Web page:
Here I am playing a gig with the unmodified Hi Flier.
According to the fine folks at Wikipedia, “The Univox Hi-Flier was an electric guitar manufactured by Univox and Unicord from 1968 to 1978. It had a very similar appearance to the Mosrite Ventures guitar, though was somewhat different (and much cheaper).” As Univox fans have traced the production evolution of the design, they have identified four distinct “phases” of feature-sets of the guitar. My guitar falls under what is called “Phase 4,” which marked both a simplificaton of the instrument and, as it turned out, the end of the line.
Found One – Dang, No Vibrato?!
Whereas earlier-phase Hi-Fliers all included a floating vibrato system with a roller bridge, the Phase 4 did away with this and instead featured a simple, fixed Melody-Maker-style wrap-around bridge/tailpiece. This is how my Hi-Flier was equipped when I found it at a little guitar shop in Westerly, Rhode Island in 2004. I had been looking on eBay and elsewhere for one of these guitars and was quite surprised to find a very clean, unmolested example sitting among a rack of used instruments. In fact it was so clean and new-looking that I nearly walked right by it. It did ultimately catch my eye and I picked it up to test it out. Twenty minutes later, money was exchanged I walked out of the store with my new prize in its original shape-fitting chipboard case. While I had really wanted the version with the vibrato, I decided I’d be a fool to leave the store without it.
My Hi-Flier, when I first acquired it.
When purchased, the guitar had the original 3-ply black/white/black pickguard. This was another hallmark of Phase 4, as earlier models came mostly with white or tortoiseshell pickguards. I replaced the pickguard with a white one, which I decided looked better – and more Mosrite-ish.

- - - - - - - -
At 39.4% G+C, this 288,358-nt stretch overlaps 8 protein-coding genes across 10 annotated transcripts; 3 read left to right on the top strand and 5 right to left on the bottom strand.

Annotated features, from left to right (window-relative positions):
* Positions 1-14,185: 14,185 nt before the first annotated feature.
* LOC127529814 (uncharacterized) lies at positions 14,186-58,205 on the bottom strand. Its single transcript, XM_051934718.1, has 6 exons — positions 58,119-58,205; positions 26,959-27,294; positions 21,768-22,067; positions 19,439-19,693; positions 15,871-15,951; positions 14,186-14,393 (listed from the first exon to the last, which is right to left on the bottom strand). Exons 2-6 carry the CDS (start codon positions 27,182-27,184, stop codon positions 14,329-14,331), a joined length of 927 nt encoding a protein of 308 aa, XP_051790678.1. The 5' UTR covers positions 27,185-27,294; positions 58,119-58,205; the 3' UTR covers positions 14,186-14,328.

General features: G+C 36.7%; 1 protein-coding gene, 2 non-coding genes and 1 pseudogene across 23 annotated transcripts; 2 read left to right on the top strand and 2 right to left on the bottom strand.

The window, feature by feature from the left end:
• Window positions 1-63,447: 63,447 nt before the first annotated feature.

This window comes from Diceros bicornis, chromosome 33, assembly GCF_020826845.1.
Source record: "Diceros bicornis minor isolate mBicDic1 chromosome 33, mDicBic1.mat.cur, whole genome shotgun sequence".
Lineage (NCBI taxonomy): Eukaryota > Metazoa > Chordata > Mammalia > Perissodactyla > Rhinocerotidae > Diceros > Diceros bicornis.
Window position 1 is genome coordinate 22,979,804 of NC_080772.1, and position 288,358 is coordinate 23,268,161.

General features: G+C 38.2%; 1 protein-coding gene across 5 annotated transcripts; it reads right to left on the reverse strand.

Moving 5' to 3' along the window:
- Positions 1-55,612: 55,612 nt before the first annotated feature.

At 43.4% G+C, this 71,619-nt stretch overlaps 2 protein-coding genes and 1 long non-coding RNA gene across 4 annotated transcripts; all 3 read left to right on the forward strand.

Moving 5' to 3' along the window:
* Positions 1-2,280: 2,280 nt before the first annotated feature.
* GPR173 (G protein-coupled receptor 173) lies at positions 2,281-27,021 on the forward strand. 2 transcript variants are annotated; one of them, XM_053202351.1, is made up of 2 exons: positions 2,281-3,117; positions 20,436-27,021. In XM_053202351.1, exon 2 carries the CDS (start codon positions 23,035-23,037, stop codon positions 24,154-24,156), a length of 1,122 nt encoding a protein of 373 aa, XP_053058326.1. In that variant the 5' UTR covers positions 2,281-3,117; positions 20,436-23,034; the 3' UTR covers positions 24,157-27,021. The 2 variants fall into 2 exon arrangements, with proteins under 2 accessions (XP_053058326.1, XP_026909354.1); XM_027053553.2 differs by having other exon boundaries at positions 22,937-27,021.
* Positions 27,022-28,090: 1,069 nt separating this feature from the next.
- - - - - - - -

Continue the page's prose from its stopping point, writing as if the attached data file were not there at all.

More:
I believe it was in the earlier Phase 3 models that the original black-covered single-coil pickups were replaced with humbuckers, which were carried through to the Phase 4 series instruments. Univox humbuckers are unique-looking in that there is a translucent, cream-colored plastic insert on top of the coils, with the adjustment screws poking through. I’ve always liked the sound of the pickups, although this is the only guitar I presently own with humbuckers. The neck pickup is slanted, in keeping with the Mosrite reference. The butt end of the fingerboard is slanted where it meets the top of the pickup ring.
Another change for Phase 4 was the layout of the volume and tone knobs. While the earlier phases had the knobs in a straight line between the output jack and the pickup selector switch, the Phase 4 had the knobs offset to the left and right of this imaginary line. I suppose this could have been an attempt to turn the design into sort of a poor man’s Les Paul Junior or Melody Maker.
I used the guitar in my band-at-the-time for a few years and it held its own quite well. There was an issue with string breakage at the bridge, as the lower-grade metal of the molded-in compensating ridge wore and became ragged at the string contact points.
To Mod or Not to Mod
So, time passed and I stopped using the guitar for several years after I formed my present band, The Aquatudes in 2007. We play a lot of original and classic surf-rock instrumentals, which would typically be characterized by more of a single-coil pickup sound and definitely a whammy bar for those surfy dips. I would occasionally pull out the Univox, play it for a while, and remember that I really did like how it played. Still, with no vibrato, I really couldn’t use it for many songs in the band.